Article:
Politics of Myth: A Study of C.G. Jung, Mircea Eliade, and Joseph Campbell a study which attempts to ask the question about how each of these authors could have skeletons in their closets ranging from some hairy political associations in their life (Eliade with the far right Iron Guard in the Romania of his youth-- Jung with Nazi-adjacent scholars in the 30s, and Campbell with life-long anti-Semitic and racist biases), and do these mistakes color their work? By Robert Ellwood
The Well-Beloved - Thomas Hardy
"As for the story itself, it may be worth while to remark that, differing from all or most others of the series in that the interest aimed at is of an ideal or subjective nature, and frankly imaginative, verisimilitude in the sequence of events has been subordinated to the said aim." - Preface by Hardy
The Count of Monte Cristo -- Alexandre Dumas
I have been beating my head against this book for a month. I have to pack it in or I might not read anything else this spring. My wife and I even had a drop-everything-and-read weekend, and in 13 hours I think I only read 260 pages. I'm on page 774. And I still have 470 pages to go.
This book needs to be expurgated. It's a fine story, but Dumas is not the writer that Hugo is. Les Miserables clocks in at 800 some pages, but there must be 30 passages, paragraphs, or even a couple of sentences where Hugo makes you just stop. Hugo can take your breath away. Dumas? Not so much.
Of course, with Notre Dame burning, it may be time for me to revisit Hunchback....
Arden Of Faversham -- Unknown
This is a fascinating play, one of the first true crime stories written in English (at least). John Arden was a wealthy man who was made even wealthier when King Edward VI gave him some church land (he wanted to punish a particular bishop.) Arden's wife was in love with a man who was in love with her money, and so the two of them hatched a plan, or should I say plans, to kill Arden. Only they were among the most incompetent of plotters and they tried at least three times to kill him. They also convinced four other people to try and kill Arden, and one of them hired two other people to try and kill him. Eventually they do. And eventually all the conspirators are caught and executed.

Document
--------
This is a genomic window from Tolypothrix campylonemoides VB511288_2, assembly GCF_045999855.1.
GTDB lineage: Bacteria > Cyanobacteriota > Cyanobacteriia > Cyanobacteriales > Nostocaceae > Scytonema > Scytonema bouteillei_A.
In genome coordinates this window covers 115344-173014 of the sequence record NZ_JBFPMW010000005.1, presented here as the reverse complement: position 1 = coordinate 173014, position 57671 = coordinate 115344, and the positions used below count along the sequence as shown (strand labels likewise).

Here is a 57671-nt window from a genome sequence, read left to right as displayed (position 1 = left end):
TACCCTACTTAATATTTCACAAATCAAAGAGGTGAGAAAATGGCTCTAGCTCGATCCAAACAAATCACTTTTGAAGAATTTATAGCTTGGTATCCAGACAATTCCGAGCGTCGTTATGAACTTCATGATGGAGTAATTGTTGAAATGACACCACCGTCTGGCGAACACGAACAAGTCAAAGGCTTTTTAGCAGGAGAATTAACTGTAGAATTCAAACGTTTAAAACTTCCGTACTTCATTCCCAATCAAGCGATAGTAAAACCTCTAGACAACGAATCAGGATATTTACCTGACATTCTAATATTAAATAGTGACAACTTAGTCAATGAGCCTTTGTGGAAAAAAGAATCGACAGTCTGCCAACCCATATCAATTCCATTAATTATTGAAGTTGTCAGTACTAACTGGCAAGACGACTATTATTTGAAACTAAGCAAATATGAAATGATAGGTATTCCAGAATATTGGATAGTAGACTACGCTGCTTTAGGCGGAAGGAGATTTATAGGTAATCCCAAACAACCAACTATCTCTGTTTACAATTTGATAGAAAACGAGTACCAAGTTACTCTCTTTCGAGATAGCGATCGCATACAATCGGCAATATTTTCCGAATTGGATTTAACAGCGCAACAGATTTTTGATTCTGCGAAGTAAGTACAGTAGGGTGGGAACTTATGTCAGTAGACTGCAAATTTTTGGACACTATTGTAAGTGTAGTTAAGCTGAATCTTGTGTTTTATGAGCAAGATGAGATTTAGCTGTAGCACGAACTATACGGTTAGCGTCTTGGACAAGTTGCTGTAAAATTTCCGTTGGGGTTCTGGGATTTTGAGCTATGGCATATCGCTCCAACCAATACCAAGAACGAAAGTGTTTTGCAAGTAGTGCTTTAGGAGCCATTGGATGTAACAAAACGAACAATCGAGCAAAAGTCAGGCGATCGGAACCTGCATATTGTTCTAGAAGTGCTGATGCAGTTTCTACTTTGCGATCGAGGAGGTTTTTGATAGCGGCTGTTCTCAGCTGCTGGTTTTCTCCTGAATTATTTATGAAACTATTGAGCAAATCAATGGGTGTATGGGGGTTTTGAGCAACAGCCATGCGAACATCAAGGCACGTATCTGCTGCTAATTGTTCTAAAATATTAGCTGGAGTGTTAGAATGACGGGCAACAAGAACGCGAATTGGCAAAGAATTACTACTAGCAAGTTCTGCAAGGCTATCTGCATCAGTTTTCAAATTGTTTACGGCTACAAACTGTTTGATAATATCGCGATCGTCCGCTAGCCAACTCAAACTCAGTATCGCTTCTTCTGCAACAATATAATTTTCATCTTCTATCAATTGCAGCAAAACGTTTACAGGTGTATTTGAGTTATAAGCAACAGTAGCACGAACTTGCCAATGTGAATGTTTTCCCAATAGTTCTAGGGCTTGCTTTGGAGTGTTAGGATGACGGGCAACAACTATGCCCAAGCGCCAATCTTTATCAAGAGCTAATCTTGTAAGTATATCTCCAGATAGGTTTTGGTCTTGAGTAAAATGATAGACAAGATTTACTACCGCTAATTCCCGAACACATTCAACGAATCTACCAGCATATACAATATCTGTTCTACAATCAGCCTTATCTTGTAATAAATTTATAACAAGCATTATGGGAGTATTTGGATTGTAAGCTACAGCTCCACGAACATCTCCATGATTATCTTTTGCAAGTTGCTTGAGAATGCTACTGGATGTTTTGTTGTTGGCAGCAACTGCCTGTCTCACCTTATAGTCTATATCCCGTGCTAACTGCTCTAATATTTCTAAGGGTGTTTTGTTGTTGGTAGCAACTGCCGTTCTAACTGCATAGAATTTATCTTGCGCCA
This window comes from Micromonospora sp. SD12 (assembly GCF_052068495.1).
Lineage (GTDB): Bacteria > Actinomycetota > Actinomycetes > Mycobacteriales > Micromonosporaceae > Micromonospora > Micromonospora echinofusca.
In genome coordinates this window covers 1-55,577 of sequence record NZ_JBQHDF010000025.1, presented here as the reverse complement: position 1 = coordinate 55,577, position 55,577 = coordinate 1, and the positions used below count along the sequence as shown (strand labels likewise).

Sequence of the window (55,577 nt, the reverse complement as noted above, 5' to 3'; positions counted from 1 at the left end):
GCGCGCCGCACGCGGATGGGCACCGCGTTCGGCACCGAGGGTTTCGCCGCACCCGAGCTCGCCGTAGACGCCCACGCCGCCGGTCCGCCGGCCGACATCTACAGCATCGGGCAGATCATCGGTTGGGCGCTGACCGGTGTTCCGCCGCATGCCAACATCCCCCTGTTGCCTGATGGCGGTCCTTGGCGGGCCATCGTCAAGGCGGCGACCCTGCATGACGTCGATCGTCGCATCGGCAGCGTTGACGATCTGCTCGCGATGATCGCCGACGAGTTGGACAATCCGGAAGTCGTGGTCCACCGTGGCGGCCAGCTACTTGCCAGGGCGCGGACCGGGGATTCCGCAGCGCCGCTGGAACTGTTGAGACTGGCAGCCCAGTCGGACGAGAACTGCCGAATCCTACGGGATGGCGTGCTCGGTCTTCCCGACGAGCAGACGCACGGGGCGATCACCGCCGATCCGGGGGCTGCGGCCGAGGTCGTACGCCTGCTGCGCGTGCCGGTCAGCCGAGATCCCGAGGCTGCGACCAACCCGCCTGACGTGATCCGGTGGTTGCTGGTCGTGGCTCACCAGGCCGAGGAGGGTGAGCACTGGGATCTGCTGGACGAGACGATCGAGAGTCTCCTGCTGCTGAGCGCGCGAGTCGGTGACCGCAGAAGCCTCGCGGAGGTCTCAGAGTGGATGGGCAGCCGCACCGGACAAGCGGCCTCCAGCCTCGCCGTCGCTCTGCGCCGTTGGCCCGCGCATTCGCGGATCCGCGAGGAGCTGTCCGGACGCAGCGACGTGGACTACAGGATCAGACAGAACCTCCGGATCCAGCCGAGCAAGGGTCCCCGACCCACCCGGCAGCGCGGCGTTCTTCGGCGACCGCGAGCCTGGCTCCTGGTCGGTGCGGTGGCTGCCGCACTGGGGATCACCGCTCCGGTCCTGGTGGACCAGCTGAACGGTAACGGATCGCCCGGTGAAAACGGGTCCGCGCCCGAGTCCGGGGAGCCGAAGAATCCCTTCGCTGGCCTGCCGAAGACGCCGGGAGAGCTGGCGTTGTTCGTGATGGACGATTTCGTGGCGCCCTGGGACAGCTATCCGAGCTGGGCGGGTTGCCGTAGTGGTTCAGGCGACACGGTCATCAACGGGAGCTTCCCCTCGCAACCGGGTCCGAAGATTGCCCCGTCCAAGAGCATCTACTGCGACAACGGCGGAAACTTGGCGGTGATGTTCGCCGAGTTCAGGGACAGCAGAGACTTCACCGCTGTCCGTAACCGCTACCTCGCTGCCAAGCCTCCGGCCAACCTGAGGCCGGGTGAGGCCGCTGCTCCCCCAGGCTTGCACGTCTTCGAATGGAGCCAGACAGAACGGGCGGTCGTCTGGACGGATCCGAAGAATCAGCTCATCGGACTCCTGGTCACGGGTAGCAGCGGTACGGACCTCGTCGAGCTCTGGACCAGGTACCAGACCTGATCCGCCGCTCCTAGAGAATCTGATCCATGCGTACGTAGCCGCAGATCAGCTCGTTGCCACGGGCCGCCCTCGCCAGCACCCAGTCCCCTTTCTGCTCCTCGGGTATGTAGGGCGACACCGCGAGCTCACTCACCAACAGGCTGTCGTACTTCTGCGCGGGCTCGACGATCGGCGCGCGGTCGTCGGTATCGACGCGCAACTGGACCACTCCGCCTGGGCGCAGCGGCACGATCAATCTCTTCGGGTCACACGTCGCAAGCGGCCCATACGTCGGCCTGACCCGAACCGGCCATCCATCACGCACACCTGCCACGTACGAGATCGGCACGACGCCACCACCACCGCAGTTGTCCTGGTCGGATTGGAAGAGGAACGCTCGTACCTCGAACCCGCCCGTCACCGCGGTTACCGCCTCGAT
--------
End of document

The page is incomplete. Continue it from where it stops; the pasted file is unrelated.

This murder captivated the imagination of the English, so much so that it is one of the few "commoner" stories in Holingshed's Chronicles, and this play was written 45 years after the deed, and was still quite popular at the time. The play itself is pretty bland: you get to struggle with Elizabethan english without the beauty of Shakespeare, and the characters are very two-dimensional. But still. Historical true crime. That's a pretty narrow genre.
On Becoming a Novelist -- John Gardner
This book is frequently found on lists of sneaky-great books on writing and/or the writing life. There's a reason its on lists of "sneaky great" books, because it's too uneven, and way too idiosyncratic, to be considered great. It's an intriguing book and it probably deserves a more thorough reading than I gave it, but this volume may be destined for a bottom shelf in my library.
The most interesting part of this book is the forward -- written by Raymond Carver. I've never read such a glowing tribute as Carver gives Gardner. Gardner was apparently one helluva English 101 prof.
Thanks for posting these. FUN!
White Fang - Jack London
"White Fang landed from the steamer in San Francisco. He was appalled."
This Other London: Adventures in the Overlooked City, a series of travels around his home town mostly on foot with a bit of help from public transportation when his knee locks up on him by documentary filmmaker John Rogers who regularly posts brief videos about his walks around overlooked parts of London as well as things like The Olympic Village.
We're on a London streak:
The London Perambulator, a book from 1925 based on walks around the off-the-beaten-path of late Edwardian London by James Bone, illustrated by his brother Muirhead Bone
The Myth of the Lost Cause by Bonekemper. I was raised in the south and was steeped in the 'lost cause' perspective, even though I don't recall being explicitly taught the phrase. In any case, many years ago I stopped believing that nonsense, but I don't have a strongly constructed set of refutations. Therefore, I'm reading this book to bolster my understanding of the myth's construction and deconstruction.
Lady Anna - Anthony Trollope
"Lady Anna is the best novel I ever wrote." - Anthony Trollope
I wouldn't go that far, but it is quite good.